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University of Massachusetts Amherst

Family Business Center

Who Participates in the Family Business Center? Just Ask—Ira Did!

No hanging chads…no infinite suspense about the winner—but definitely some "invalid responses" in this "election." But more to the point, a 39-question survey of attenders at the June gathering revealed startling and not-so-startling information about who the Center serves..

Using remote-control devices that recorded and tabulated answers in real time, Center director Ira Bryck gave three minutes for participants to answer to each question, providing—for the first time in the Center's 12-year existence—a snapshot of what kind of people attended this one particular meeting.

Ira freely admits that his questions, written with wit rather than academic accuracy in mind, do not lead to "scientific" results—but they do create a fascinating picture of Center membership.

We won't review all 39 here, but let's look at 16 of the most interesting profiles. Each number represents the percentage of total participants, rounded up or down to the nearest whole number (including invalid or untabulated responses), based on 90 attenders—so numbers 7 and above represent slightly fewer participants than percentages. So, for instance, an answer of 39 percent means 36 people selected that choice.

  • 77 percent are in the first or second generation; only one person claimed membership in a business that was five generations or longer.
  • Unique among Family Business Centers, UMass encourages nonfamily executives to participate. 24 percent were in this category, including three nonfamily CEOs.
  • FBC members tend toward small; only 5 percent did $15 million or better last year, and 77 percent have 70 or fewer employees.
  • Yet FBC members are for the most part in reasonably good shape, financially; 68 percent show at least some profit, 64 percent expect to grow significantly—the largest proportion of that growth expected from finding new customers.
  • Members are careful decision makers and risk evaluators: 67 percent weigh costs and benefits or strive for consensus, 59 percent describe their leadership style as either team-based or using the "servant-leader" model rather than the dictatorial one. When respondents look at their organizational charts, 46 percent use this lens: "How does this person inspire and manage those below them?" 52 percent describe their risk management style as "measure twice, cut once," and 12 percent are actively risk-averse.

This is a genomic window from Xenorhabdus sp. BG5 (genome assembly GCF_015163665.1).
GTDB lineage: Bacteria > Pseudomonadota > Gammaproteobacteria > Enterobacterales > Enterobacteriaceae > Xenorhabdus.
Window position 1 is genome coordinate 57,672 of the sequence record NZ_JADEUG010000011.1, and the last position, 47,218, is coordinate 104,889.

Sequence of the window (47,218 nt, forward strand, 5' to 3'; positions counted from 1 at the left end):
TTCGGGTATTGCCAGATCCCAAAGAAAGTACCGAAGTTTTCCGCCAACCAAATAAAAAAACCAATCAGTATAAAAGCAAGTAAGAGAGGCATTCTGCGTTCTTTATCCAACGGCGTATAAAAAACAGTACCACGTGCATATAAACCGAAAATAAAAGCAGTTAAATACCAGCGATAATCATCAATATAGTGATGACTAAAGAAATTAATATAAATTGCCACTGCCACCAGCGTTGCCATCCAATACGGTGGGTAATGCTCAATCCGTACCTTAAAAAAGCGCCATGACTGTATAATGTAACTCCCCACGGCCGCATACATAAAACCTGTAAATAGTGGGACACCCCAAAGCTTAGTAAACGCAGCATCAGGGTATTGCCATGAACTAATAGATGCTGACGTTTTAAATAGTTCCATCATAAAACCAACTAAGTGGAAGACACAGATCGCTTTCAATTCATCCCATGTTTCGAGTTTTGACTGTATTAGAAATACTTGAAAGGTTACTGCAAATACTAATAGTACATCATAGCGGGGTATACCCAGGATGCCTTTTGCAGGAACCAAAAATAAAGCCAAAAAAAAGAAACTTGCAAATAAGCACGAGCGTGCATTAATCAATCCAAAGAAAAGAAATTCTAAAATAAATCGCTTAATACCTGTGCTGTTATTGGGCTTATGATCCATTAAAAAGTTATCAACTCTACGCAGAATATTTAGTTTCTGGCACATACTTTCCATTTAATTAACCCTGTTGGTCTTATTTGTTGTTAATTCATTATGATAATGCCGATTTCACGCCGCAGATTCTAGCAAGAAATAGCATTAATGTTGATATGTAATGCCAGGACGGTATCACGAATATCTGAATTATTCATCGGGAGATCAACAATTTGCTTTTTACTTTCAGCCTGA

• FBC companies see themselves as good employers; 71 percent found their best employees through word-of-mouth (print ads were a distant second, at 20 percent); 78 percent compensate nonfamily employees at least as well for comparable work as family members ; 76 percent believe that employees choose to work with them because they provide honest wages, work/life balance, or the chance to use their skills; 47 percent pay most of their employee health premiums and another 33 percent have a plan with a major insurer, but let their employees pay a bigger chunk.
  • 77 percent feel a satisfying work day lasts until the job is done; not one respondent chose "until the boss leaves." (The only other zero in the whole survey was whether to make upgrades based on outgunning the competition.) And yet, 62 percent envy family members who don't work in the business and got to choose their ideal career.
  • There's high trust of other family members, and of outside advisors. 68 percent generally feel they're able to work out issues, or present a unified front to start with, while only 24 percent report that siblings or cousins are unproductive or cause problems due to unresolved childhood issues. 39 percent turn first to their trusted advisors when they feel stuck; anther 24 percent bring in an outside change agent to stir things up. Interestingly, 13 percent look first to friendly competitors to get that creativity jolt.
  • Perhaps the most surprising of all: when asked what famous person they'd want to be with on a desert island, it was a nearly even three-way split among spiritutal leaders (28 percent—21 people), glamorous pop-culture "hottie" icons (26 percent, or 19 people) and "none of the above—I finally have some peace and quiet" (24 percent—18 respondents). Business leaders like Warren Buffett were low on the list (11 percent—8 votes), barely beating out famous fictional castaways like Gilligan (8 percent, 6 votes).

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